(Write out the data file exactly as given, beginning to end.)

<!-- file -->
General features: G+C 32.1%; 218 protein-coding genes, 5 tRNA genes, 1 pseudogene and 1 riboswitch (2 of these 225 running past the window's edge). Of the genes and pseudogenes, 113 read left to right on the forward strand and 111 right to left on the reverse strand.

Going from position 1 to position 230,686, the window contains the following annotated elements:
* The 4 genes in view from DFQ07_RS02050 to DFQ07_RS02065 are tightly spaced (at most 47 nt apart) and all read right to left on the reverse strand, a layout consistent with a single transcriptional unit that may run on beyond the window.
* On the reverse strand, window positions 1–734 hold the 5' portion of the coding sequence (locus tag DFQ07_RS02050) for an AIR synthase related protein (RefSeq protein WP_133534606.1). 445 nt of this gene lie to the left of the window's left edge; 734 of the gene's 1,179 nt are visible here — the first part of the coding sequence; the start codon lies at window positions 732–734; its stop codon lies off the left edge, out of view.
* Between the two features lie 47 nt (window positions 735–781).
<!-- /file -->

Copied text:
General features: G+C 32.1%; 218 protein-coding genes, 5 tRNA genes, 1 pseudogene and 1 riboswitch (2 of these 225 running past the window's edge). Of the genes and pseudogenes, 113 read left to right on the forward strand and 111 right to left on the reverse strand.

Going from position 1 to position 230,686, the window contains the following annotated elements:
* The 4 genes in view from DFQ07_RS02050 to DFQ07_RS02065 are tightly spaced (at most 47 nt apart) and all read right to left on the reverse strand, a layout consistent with a single transcriptional unit that may run on beyond the window.
* On the reverse strand, window positions 1–734 hold the 5' portion of the coding sequence (locus tag DFQ07_RS02050) for an AIR synthase related protein (RefSeq protein WP_133534606.1). 445 nt of this gene lie to the left of the window's left edge; 734 of the gene's 1,179 nt are visible here — the first part of the coding sequence; the start codon lies at window positions 732–734; its stop codon lies off the left edge, out of view.
* Between the two features lie 47 nt (window positions 735–781).